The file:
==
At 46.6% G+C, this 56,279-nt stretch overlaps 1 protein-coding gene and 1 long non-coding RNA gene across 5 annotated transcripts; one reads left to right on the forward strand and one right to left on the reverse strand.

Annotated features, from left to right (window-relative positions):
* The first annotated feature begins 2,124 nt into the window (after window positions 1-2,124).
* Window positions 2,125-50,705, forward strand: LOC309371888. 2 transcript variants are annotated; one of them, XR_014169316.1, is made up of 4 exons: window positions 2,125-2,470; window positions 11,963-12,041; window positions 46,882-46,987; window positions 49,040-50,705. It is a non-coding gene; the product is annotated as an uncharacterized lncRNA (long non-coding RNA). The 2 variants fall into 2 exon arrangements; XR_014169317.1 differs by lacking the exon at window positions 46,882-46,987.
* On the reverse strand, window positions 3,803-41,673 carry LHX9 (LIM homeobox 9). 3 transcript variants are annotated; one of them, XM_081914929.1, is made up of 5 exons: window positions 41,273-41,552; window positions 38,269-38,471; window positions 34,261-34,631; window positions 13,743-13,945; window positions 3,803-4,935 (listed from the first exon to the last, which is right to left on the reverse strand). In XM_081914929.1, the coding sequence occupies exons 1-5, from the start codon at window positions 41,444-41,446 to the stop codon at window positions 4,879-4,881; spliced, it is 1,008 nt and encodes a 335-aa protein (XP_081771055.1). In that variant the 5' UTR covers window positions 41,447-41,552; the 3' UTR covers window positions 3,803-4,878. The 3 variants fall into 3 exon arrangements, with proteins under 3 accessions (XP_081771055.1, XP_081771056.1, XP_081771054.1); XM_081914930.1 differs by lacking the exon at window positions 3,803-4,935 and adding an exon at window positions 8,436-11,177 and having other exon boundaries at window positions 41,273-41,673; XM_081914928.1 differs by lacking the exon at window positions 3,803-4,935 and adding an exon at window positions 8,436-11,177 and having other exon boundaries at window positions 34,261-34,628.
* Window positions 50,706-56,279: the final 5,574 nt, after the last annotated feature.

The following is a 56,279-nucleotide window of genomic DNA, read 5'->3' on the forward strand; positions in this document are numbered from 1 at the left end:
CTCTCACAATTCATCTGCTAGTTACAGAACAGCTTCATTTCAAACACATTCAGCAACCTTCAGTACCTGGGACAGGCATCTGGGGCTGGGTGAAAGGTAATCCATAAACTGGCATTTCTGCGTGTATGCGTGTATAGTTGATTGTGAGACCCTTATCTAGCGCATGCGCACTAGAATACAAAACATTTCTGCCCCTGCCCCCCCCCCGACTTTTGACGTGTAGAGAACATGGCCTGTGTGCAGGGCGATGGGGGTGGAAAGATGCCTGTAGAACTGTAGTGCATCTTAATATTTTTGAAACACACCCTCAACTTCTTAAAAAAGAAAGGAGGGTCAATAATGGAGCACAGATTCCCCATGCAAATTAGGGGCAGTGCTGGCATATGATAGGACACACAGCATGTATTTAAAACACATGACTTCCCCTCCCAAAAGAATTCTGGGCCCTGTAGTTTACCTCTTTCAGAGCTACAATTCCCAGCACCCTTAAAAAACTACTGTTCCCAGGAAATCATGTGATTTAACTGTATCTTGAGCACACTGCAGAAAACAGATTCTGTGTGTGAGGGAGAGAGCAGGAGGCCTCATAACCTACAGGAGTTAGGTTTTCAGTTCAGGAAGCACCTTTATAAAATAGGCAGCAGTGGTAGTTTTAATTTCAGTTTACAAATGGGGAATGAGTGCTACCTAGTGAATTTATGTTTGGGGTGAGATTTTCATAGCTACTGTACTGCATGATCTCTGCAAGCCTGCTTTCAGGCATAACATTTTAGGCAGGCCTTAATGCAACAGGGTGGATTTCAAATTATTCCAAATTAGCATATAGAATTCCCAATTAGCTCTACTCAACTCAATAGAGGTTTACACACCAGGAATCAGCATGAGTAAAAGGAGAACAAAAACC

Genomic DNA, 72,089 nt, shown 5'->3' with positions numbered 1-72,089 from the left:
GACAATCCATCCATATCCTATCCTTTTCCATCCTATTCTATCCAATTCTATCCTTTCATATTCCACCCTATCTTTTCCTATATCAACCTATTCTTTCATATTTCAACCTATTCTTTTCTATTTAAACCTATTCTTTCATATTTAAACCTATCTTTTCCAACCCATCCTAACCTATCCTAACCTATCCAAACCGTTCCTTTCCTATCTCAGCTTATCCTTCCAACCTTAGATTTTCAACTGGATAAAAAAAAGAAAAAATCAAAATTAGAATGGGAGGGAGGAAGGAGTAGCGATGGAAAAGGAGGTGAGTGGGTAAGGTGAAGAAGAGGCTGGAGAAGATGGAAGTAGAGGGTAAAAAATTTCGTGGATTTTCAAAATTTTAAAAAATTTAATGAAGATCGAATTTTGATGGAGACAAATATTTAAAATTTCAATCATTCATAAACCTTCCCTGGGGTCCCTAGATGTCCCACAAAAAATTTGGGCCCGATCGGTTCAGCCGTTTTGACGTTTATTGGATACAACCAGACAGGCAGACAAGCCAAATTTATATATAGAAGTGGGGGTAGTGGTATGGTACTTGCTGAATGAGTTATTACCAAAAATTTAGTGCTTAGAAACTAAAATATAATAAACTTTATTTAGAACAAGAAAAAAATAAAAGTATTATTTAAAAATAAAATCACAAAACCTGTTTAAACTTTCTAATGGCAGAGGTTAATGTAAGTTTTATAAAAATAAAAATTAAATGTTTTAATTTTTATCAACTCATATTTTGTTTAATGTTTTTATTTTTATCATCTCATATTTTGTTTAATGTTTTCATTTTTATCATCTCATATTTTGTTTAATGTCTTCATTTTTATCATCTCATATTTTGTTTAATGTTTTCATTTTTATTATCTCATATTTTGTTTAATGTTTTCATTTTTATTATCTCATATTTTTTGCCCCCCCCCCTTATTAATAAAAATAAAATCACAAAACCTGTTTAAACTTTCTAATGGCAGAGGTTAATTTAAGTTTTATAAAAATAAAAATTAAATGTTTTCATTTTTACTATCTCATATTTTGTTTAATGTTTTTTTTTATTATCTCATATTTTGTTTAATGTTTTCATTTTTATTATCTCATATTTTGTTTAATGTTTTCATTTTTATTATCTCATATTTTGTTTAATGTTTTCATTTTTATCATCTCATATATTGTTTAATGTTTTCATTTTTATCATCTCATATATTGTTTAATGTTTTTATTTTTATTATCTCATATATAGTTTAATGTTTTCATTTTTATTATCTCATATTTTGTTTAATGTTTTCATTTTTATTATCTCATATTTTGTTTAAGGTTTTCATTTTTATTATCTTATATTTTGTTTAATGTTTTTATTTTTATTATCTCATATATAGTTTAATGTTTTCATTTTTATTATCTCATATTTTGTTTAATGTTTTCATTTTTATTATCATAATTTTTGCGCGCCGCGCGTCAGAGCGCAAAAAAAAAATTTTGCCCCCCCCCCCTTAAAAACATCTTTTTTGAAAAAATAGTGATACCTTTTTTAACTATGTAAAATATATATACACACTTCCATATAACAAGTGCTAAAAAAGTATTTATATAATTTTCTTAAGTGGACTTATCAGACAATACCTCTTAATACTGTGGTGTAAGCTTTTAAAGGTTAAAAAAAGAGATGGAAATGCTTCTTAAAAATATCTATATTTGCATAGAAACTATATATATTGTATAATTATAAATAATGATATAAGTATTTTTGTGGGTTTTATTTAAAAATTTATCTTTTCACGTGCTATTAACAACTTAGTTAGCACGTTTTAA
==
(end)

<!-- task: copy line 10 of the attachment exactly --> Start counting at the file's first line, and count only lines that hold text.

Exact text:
GACAATCCATCCATATCCTATCCTTTTCCATCCTATTCTATCCAATTCTATCCTTTCATATTCCACCCTATCTTTTCCTATATCAACCTATTCTTTCATATTTCAACCTATTCTTTTCTATTTAAACCTATTCTTTCATATTTAAACCTATCTTTTCCAACCCATCCTAACCTATCCTAACCTATCCAAACCGTTCCTTTCCTATCTCAGCTTATCCTTCCAACCTTAGATTTTCAACTGGATAAAAAAAAGAAAAAATCAAAATTAGAATGGGAGGGAGGAAGGAGTAGCGATGGAAAAGGAGGTGAGTGGGTAAGGTGAAGAAGAGGCTGGAGAAGATGGAAGTAGAGGGTAAAAAATTTCGTGGATTTTCAAAATTTTAAAAAATTTAATGAAGATCGAATTTTGATGGAGACAAATATTTAAAATTTCAATCATTCATAAACCTTCCCTGGGGTCCCTAGATGTCCCACAAAAAATTTGGGCCCGATCGGTTCAGCCGTTTTGACGTTTATTGGATACAACCAGACAGGCAGACAAGCCAAATTTATATATAGAAGTGGGGGTAGTGGTATGGTACTTGCTGAATGAGTTATTACCAAAAATTTAGTGCTTAGAAACTAAAATATAATAAACTTTATTTAGAACAAGAAAAAAATAAAAGTATTATTTAAAAATAAAATCACAAAACCTGTTTAAACTTTCTAATGGCAGAGGTTAATGTAAGTTTTATAAAAATAAAAATTAAATGTTTTAATTTTTATCAACTCATATTTTGTTTAATGTTTTTATTTTTATCATCTCATATTTTGTTTAATGTTTTCATTTTTATCATCTCATATTTTGTTTAATGTCTTCATTTTTATCATCTCATATTTTGTTTAATGTTTTCATTTTTATTATCTCATATTTTGTTTAATGTTTTCATTTTTATTATCTCATATTTTTTGCCCCCCCCCCTTATTAATAAAAATAAAATCACAAAACCTGTTTAAACTTTCTAATGGCAGAGGTTAATTTAAGTTTTATAAAAATAAAAATTAAATGTTTTCATTTTTACTATCTCATATTTTGTTTAATGTTTTTTTTTATTATCTCATATTTTGTTTAATGTTTTCATTTTTATTATCTCATATTTTGTTTAATGTTTTCATTTTTATTATCTCATATTTTGTTTAATGTTTTCATTTTTATCATCTCATATATTGTTTAATGTTTTCATTTTTATCATCTCATATATTGTTTAATGTTTTTATTTTTATTATCTCATATATAGTTTAATGTTTTCATTTTTATTATCTCATATTTTGTTTAATGTTTTCATTTTTATTATCTCATATTTTGTTTAAGGTTTTCATTTTTATTATCTTATATTTTGTTTAATGTTTTTATTTTTATTATCTCATATATAGTTTAATGTTTTCATTTTTATTATCTCATATTTTGTTTAATGTTTTCATTTTTATTATCATAATTTTTGCGCGCCGCGCGTCAGAGCGCAAAAAAAAAATTTTGCCCCCCCCCCCTTAAAAACATCTTTTTTGAAAAAATAGTGATACCTTTTTTAACTATGTAAAATATATATACACACTTCCATATAACAAGTGCTAAAAAAGTATTTATATAATTTTCTTAAGTGGACTTATCAGACAATACCTCTTAATACTGTGGTGTAAGCTTTTAAAGGTTAAAAAAAGAGATGGAAATGCTTCTTAAAAATATCTATATTTGCATAGAAACTATATATATTGTATAATTATAAATAATGATATAAGTATTTTTGTGGGTTTTATTTAAAAATTTATCTTTTCACGTGCTATTAACAACTTAGTTAGCACGTTTTAA